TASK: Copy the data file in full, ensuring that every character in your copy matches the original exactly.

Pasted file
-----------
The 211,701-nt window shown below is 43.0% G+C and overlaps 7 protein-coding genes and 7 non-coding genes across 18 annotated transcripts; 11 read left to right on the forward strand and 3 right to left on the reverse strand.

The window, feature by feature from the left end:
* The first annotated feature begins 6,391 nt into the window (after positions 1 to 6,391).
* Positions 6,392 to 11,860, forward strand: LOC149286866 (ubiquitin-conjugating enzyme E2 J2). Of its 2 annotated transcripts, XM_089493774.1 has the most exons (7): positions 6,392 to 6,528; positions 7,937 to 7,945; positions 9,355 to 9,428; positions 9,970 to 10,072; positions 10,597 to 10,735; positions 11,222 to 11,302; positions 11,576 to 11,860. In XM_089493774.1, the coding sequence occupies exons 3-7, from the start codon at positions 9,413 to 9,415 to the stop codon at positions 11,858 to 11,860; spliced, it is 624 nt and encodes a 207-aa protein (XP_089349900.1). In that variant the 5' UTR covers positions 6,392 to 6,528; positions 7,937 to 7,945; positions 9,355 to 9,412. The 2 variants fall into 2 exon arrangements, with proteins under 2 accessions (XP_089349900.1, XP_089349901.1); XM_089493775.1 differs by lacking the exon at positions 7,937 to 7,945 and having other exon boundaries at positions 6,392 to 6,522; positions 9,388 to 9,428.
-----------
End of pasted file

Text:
The 211,701-nt window shown below is 43.0% G+C and overlaps 7 protein-coding genes and 7 non-coding genes across 18 annotated transcripts; 11 read left to right on the forward strand and 3 right to left on the reverse strand.

The window, feature by feature from the left end:
* The first annotated feature begins 6,391 nt into the window (after positions 1 to 6,391).
* Positions 6,392 to 11,860, forward strand: LOC149286866 (ubiquitin-conjugating enzyme E2 J2). Of its 2 annotated transcripts, XM_089493774.1 has the most exons (7): positions 6,392 to 6,528; positions 7,937 to 7,945; positions 9,355 to 9,428; positions 9,970 to 10,072; positions 10,597 to 10,735; positions 11,222 to 11,302; positions 11,576 to 11,860. In XM_089493774.1, the coding sequence occupies exons 3-7, from the start codon at positions 9,413 to 9,415 to the stop codon at positions 11,858 to 11,860; spliced, it is 624 nt and encodes a 207-aa protein (XP_089349900.1). In that variant the 5' UTR covers positions 6,392 to 6,528; positions 7,937 to 7,945; positions 9,355 to 9,412. The 2 variants fall into 2 exon arrangements, with proteins under 2 accessions (XP_089349900.1, XP_089349901.1); XM_089493775.1 differs by lacking the exon at positions 7,937 to 7,945 and having other exon boundaries at positions 6,392 to 6,522; positions 9,388 to 9,428.